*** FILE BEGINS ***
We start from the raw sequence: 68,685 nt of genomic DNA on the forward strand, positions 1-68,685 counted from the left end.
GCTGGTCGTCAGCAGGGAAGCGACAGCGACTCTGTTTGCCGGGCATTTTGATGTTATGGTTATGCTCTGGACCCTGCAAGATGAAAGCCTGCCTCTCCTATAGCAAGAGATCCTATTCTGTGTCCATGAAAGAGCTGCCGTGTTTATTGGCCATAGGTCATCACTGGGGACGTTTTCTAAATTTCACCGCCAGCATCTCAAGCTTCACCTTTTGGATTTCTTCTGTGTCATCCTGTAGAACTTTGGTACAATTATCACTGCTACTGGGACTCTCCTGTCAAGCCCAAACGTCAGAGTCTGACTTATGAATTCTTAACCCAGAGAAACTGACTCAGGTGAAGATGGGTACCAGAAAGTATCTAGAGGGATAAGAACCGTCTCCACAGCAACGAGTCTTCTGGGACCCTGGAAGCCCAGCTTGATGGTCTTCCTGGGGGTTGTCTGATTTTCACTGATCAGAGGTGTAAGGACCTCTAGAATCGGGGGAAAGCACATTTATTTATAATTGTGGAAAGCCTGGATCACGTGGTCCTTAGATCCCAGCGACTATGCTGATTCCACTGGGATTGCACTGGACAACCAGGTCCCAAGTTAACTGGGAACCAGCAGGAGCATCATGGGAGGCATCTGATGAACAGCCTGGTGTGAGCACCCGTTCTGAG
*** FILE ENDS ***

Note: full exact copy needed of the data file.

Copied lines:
We start from the raw sequence: 68,685 nt of genomic DNA on the forward strand, positions 1-68,685 counted from the left end.
GCTGGTCGTCAGCAGGGAAGCGACAGCGACTCTGTTTGCCGGGCATTTTGATGTTATGGTTATGCTCTGGACCCTGCAAGATGAAAGCCTGCCTCTCCTATAGCAAGAGATCCTATTCTGTGTCCATGAAAGAGCTGCCGTGTTTATTGGCCATAGGTCATCACTGGGGACGTTTTCTAAATTTCACCGCCAGCATCTCAAGCTTCACCTTTTGGATTTCTTCTGTGTCATCCTGTAGAACTTTGGTACAATTATCACTGCTACTGGGACTCTCCTGTCAAGCCCAAACGTCAGAGTCTGACTTATGAATTCTTAACCCAGAGAAACTGACTCAGGTGAAGATGGGTACCAGAAAGTATCTAGAGGGATAAGAACCGTCTCCACAGCAACGAGTCTTCTGGGACCCTGGAAGCCCAGCTTGATGGTCTTCCTGGGGGTTGTCTGATTTTCACTGATCAGAGGTGTAAGGACCTCTAGAATCGGGGGAAAGCACATTTATTTATAATTGTGGAAAGCCTGGATCACGTGGTCCTTAGATCCCAGCGACTATGCTGATTCCACTGGGATTGCACTGGACAACCAGGTCCCAAGTTAACTGGGAACCAGCAGGAGCATCATGGGAGGCATCTGATGAACAGCCTGGTGTGAGCACCCGTTCTGAG